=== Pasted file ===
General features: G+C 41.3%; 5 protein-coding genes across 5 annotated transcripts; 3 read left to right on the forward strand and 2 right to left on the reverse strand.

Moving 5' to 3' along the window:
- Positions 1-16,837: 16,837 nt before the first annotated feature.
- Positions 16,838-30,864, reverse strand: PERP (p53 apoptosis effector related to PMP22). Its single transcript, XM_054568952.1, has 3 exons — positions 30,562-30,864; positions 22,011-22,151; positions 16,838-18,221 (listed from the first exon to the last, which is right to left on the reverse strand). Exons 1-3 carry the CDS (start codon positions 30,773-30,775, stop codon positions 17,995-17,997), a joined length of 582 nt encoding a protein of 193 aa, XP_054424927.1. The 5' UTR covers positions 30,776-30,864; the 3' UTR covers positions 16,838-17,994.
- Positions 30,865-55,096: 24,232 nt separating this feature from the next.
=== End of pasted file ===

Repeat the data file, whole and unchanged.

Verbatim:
General features: G+C 41.3%; 5 protein-coding genes across 5 annotated transcripts; 3 read left to right on the forward strand and 2 right to left on the reverse strand.

Moving 5' to 3' along the window:
- Positions 1-16,837: 16,837 nt before the first annotated feature.
- Positions 16,838-30,864, reverse strand: PERP (p53 apoptosis effector related to PMP22). Its single transcript, XM_054568952.1, has 3 exons — positions 30,562-30,864; positions 22,011-22,151; positions 16,838-18,221 (listed from the first exon to the last, which is right to left on the reverse strand). Exons 1-3 carry the CDS (start codon positions 30,773-30,775, stop codon positions 17,995-17,997), a joined length of 582 nt encoding a protein of 193 aa, XP_054424927.1. The 5' UTR covers positions 30,776-30,864; the 3' UTR covers positions 16,838-17,994.
- Positions 30,865-55,096: 24,232 nt separating this feature from the next.